To respond to my comment not with an explanation, but by sending me and other readers here off to some “upper level” commentaries in itself acknowledges that there is NOT a “clear denunciation of lesbian desire or behavior" in Romans 1:26 or an “upper level” commentary would not be required. In fact those commentaries make clear various possible interpretations of this difficult passage.

If there is a “clear denunciation of lesbian desire or behavior" in this verse as you contend, please point to it.

Anonymous said...

Quaerite et invenietis is precisely the problem of your approach to Rom 1:26 – you’ll find it if you look for it there. But if you are not looking for a condemnation of lesbianism in Rom 1:26 then you will not find it there, because, although you can read it into that text having arrived to read it with a certain prejudice, you cannot derive it from the text as it is. Quaerite et invenietis indeed!

Anonymous said...

Anon at 12:17 opines:
"But if you are NOT looking for a condemnation of lesbianism in Rom 1:26 then you will not find it there..."
Exactamundo. As St Paul Simon reminds us, "A (wo)man sees what (s)he wants to see and disregards the rest."
I marvel at these "hermeneutical" prestigitations that Tec comes up with (after all, I can find nothing - zilch - nada - nix in the Bible condemning *American* lesbian bishops!) in the same way that Dr Johnson marveled at a dog walking on hind legs: 'not that it does it so badly but that it can do it at all.'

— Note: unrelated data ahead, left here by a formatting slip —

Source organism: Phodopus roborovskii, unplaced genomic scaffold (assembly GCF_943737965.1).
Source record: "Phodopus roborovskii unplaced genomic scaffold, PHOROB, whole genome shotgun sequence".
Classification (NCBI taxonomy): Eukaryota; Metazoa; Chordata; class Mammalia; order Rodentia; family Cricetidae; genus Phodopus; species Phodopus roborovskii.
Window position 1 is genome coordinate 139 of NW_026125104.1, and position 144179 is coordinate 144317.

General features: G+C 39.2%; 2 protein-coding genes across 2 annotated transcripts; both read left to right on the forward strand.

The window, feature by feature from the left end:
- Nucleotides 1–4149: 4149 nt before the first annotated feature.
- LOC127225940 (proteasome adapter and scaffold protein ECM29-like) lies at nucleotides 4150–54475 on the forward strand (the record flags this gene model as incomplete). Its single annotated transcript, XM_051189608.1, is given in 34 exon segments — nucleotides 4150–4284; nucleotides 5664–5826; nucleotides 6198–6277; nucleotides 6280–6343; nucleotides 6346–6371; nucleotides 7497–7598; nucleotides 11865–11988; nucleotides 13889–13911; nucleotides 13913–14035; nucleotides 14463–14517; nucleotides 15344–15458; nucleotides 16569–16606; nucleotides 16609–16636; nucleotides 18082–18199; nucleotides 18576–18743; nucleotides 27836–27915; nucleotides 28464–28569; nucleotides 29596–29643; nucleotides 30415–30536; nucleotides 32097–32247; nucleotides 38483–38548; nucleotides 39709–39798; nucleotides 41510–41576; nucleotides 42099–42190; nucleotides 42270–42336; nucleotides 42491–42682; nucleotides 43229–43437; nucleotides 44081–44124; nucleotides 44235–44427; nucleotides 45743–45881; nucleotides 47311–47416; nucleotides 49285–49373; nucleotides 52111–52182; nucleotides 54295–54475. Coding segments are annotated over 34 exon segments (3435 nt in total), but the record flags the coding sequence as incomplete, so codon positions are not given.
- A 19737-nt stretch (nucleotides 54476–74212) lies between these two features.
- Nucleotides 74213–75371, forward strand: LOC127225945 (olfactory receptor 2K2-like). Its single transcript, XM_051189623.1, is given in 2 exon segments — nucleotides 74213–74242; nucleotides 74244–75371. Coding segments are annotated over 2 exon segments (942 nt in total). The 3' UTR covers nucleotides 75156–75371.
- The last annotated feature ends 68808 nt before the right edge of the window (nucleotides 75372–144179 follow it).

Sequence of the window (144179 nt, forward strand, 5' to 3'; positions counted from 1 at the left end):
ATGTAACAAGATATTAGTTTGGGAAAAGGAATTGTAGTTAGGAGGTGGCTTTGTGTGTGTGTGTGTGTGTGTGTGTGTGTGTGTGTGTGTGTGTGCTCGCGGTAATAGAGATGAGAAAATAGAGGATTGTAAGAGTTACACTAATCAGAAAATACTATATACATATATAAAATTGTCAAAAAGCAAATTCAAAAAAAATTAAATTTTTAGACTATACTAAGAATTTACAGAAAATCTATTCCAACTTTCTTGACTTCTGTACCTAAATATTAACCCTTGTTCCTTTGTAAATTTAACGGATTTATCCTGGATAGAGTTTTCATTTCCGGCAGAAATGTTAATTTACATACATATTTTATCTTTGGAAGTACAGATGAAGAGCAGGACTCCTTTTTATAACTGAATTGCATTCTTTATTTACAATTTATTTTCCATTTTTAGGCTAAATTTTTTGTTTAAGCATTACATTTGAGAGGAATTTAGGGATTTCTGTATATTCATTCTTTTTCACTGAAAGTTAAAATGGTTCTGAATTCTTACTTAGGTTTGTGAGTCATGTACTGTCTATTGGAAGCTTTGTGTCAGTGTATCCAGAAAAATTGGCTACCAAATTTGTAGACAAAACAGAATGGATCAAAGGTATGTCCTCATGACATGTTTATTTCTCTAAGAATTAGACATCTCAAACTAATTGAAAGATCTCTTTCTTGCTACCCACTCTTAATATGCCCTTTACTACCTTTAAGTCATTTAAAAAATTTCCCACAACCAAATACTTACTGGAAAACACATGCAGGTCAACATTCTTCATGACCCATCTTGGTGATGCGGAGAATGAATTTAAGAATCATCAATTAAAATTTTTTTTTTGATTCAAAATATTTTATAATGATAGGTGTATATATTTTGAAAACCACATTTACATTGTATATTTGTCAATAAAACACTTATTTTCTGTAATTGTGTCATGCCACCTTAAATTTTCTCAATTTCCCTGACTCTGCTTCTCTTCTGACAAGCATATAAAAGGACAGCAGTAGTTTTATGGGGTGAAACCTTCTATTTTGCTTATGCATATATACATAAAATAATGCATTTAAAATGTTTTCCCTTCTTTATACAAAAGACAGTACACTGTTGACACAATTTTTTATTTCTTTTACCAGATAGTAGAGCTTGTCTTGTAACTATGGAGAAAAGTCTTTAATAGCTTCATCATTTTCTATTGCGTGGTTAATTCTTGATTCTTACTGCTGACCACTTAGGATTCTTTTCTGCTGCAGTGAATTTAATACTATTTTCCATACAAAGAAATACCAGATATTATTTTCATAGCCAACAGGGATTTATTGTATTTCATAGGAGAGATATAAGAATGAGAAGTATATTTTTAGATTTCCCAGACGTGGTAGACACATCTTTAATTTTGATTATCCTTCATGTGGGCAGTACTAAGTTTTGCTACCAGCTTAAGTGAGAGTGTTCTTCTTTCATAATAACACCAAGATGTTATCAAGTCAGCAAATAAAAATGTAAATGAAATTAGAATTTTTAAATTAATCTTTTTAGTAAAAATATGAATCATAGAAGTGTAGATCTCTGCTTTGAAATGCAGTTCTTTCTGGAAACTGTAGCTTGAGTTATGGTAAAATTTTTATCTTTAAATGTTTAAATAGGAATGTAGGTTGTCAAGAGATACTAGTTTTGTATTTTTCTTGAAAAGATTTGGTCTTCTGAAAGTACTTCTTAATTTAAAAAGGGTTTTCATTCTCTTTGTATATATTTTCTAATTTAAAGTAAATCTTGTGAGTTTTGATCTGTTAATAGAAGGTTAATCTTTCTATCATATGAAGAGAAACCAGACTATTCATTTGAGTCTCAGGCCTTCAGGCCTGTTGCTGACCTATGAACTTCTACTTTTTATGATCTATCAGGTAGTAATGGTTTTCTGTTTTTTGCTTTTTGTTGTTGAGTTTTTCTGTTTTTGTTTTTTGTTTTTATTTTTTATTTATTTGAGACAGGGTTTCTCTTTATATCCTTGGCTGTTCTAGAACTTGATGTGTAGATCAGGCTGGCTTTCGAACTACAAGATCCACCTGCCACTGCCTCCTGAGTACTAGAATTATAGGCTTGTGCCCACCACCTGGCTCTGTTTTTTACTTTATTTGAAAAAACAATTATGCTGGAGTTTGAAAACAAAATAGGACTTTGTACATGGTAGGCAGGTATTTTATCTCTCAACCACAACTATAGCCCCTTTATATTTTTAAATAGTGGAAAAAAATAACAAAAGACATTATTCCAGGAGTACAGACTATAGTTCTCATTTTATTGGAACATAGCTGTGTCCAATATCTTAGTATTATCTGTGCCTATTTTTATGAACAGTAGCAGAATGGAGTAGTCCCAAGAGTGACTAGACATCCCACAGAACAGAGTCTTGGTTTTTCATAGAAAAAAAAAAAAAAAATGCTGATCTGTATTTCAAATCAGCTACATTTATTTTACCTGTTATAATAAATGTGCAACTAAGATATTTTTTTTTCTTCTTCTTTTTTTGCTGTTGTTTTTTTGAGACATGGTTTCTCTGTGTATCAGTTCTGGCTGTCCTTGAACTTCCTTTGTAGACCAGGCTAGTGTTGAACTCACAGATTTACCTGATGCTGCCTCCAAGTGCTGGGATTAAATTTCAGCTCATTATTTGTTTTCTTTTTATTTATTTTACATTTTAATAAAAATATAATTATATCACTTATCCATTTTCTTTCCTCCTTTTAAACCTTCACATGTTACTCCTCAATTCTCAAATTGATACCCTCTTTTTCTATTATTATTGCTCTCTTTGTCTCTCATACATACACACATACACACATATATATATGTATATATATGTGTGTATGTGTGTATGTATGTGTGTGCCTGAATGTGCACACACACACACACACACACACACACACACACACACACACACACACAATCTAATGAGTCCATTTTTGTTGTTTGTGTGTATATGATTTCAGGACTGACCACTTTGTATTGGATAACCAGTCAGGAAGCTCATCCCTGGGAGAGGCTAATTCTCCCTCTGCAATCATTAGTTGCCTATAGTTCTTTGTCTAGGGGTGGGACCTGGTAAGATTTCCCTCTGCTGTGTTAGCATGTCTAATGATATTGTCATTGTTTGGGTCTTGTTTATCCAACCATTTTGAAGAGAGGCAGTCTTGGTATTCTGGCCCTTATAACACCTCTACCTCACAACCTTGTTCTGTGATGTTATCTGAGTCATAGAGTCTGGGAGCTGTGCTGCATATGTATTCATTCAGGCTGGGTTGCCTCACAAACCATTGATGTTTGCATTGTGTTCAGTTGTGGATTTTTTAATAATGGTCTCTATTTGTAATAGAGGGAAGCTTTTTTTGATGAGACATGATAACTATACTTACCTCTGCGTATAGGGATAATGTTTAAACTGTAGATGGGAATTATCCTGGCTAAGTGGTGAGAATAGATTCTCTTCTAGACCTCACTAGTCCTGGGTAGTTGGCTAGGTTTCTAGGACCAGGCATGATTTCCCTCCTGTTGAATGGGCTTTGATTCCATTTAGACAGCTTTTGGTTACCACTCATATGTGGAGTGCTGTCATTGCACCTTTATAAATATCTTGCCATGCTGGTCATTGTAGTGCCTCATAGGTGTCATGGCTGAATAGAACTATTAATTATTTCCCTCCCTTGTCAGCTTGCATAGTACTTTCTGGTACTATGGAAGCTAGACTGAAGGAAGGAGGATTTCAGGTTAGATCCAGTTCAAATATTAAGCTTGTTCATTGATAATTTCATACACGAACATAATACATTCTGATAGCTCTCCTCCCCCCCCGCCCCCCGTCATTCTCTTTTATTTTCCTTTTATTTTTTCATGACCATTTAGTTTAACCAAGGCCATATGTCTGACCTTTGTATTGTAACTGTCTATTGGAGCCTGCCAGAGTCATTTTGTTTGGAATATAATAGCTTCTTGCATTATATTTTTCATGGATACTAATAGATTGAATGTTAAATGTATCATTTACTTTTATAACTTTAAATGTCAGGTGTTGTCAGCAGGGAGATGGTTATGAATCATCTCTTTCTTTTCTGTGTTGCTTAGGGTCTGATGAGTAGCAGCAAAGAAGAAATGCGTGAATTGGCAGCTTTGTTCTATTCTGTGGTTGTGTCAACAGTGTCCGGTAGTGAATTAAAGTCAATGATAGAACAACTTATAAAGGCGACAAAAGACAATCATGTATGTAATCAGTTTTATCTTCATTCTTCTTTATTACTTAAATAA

Tetelestai.

Anonymous said...

@ Anonymous 7:29 PM

Very droll. But not useful.

The claim was that Romans 1:26 has a "clear denunciation of lesbian desire or behavior". Peter is graciously allowing this useful discussion on his blog even though opinions differ to his own. No one is suggesting the word "American" is found in the Bible. Nor is this discussion an official statement from TEC as you suggest. It is a discussion amongst respecting Christians struggling with a difficult text. Join in, if you like, but without mocking and distracting the contributors.

Anonymous said...

Anon at 12:44 - ho gegrapha, gegrapha, to quote one who crept into the Creed as some have crept into the church. Your question wasn't serious but diversionary. Tec wants to keep little ACANZP on side in the global collapse of Anglicanism.
Maybe *you can answer my question: what do *you think of the Diocese of Central New York dispossessing the Church of the Good Shepherd, Binghamton, then selling the property to a Muslim group?
Pretty revelatory of their true character, I'd have thought.

Anonymous said...

@Anonymous 7:50PM

The only questions being asked in this thread of comments are about disciplining family members - other than that I see no questions, serious or diversionary, than yours. Other readers will have to judge if yours, in the context of this thread, is serious or diversionary. I had never heard of this case, so googled it and found complex stories above my pay-grade to comment on. I did find an interesting point that said the Anglican Church of Kenya is a constituent member church of ACNA. Please could someone explain, comment, expand on that.